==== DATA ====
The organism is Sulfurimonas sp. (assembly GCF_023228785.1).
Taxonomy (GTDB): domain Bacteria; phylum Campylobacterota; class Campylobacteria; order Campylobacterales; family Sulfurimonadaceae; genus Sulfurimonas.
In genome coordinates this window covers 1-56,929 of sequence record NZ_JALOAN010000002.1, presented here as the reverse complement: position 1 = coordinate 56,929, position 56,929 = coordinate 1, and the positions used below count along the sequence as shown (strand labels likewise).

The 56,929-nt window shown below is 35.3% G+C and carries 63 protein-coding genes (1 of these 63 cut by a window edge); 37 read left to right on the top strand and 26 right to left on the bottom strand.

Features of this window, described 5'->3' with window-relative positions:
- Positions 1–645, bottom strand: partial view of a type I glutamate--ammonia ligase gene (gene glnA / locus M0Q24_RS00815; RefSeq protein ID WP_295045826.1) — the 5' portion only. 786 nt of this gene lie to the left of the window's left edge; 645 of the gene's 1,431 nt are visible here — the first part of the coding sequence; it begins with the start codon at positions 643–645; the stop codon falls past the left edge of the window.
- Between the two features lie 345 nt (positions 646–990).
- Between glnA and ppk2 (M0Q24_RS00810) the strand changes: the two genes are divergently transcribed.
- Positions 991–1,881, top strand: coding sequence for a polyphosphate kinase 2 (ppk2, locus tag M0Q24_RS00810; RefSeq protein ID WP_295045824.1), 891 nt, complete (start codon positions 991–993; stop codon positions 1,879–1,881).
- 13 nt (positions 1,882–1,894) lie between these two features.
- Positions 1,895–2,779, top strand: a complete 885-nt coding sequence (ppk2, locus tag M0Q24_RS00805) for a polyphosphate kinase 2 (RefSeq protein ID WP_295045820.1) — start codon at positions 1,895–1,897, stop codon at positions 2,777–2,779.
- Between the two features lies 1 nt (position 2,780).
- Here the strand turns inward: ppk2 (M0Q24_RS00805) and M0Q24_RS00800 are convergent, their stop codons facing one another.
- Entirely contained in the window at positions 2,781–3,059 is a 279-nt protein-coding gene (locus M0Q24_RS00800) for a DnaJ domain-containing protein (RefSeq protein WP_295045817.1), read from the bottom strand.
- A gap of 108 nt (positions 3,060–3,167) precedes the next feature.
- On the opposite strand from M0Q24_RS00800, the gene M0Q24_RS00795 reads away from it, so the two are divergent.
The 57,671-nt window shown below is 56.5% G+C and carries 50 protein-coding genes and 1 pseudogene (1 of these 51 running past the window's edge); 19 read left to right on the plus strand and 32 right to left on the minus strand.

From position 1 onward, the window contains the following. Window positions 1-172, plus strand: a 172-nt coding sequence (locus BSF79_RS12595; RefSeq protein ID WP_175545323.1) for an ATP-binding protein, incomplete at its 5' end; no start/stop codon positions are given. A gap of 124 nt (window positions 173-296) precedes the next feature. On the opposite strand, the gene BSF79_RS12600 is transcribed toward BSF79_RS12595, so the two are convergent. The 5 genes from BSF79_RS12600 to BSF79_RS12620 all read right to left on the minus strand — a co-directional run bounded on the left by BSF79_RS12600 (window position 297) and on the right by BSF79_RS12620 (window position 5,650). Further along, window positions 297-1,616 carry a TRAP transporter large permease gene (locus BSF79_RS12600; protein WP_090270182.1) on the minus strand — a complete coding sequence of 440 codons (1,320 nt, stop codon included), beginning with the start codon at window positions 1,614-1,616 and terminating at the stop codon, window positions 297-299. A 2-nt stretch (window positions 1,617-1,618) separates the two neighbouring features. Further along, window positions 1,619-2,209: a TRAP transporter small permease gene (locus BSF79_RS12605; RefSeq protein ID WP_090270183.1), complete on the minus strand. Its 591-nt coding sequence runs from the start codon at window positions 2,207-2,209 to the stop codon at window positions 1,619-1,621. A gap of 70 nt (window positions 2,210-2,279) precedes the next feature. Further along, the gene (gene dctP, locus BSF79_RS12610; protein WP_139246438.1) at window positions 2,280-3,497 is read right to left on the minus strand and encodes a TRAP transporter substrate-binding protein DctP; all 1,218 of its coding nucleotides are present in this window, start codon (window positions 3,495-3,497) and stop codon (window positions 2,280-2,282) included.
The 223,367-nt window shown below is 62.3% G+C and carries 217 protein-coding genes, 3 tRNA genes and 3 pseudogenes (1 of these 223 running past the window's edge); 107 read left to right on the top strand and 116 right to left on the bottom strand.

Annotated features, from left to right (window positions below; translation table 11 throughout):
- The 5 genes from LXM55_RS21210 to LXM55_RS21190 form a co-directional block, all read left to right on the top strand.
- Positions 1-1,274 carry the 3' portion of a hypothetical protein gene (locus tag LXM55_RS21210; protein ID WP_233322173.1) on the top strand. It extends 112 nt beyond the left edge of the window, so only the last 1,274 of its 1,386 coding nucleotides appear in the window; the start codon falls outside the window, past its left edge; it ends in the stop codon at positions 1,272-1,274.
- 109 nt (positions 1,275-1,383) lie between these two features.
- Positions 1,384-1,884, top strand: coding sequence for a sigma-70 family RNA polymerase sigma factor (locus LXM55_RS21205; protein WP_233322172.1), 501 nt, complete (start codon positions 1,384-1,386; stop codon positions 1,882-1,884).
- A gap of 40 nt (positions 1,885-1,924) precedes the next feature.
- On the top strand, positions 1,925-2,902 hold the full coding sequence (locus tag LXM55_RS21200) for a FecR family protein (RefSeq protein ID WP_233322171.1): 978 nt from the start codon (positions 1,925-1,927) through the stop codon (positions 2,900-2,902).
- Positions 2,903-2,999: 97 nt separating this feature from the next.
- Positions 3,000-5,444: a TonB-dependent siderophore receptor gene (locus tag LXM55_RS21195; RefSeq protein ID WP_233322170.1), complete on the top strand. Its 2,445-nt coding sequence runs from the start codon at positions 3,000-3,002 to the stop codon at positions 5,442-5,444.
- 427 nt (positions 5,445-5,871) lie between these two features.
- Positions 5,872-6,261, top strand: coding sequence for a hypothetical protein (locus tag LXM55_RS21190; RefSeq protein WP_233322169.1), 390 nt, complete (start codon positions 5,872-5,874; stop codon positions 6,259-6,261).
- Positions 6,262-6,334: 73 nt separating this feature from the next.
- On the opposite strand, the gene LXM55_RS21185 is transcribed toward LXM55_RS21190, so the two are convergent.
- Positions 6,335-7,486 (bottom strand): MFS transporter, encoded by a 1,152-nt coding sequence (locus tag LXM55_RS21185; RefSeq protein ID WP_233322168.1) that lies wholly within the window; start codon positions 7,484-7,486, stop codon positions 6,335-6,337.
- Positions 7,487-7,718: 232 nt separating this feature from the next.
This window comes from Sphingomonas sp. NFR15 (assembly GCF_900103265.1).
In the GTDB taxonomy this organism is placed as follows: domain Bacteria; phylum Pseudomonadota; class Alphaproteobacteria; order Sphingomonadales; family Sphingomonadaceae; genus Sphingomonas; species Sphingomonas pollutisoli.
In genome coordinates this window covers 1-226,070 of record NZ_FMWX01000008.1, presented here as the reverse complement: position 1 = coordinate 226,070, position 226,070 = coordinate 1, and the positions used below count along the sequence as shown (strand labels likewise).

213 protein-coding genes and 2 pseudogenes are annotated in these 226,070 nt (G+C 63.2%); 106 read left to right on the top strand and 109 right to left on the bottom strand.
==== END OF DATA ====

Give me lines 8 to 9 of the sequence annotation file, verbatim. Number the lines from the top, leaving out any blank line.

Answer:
- Between glnA and ppk2 (M0Q24_RS00810) the strand changes: the two genes are divergently transcribed.
- Positions 991–1,881, top strand: coding sequence for a polyphosphate kinase 2 (ppk2, locus tag M0Q24_RS00810; RefSeq protein ID WP_295045824.1), 891 nt, complete (start codon positions 991–993; stop codon positions 1,879–1,881).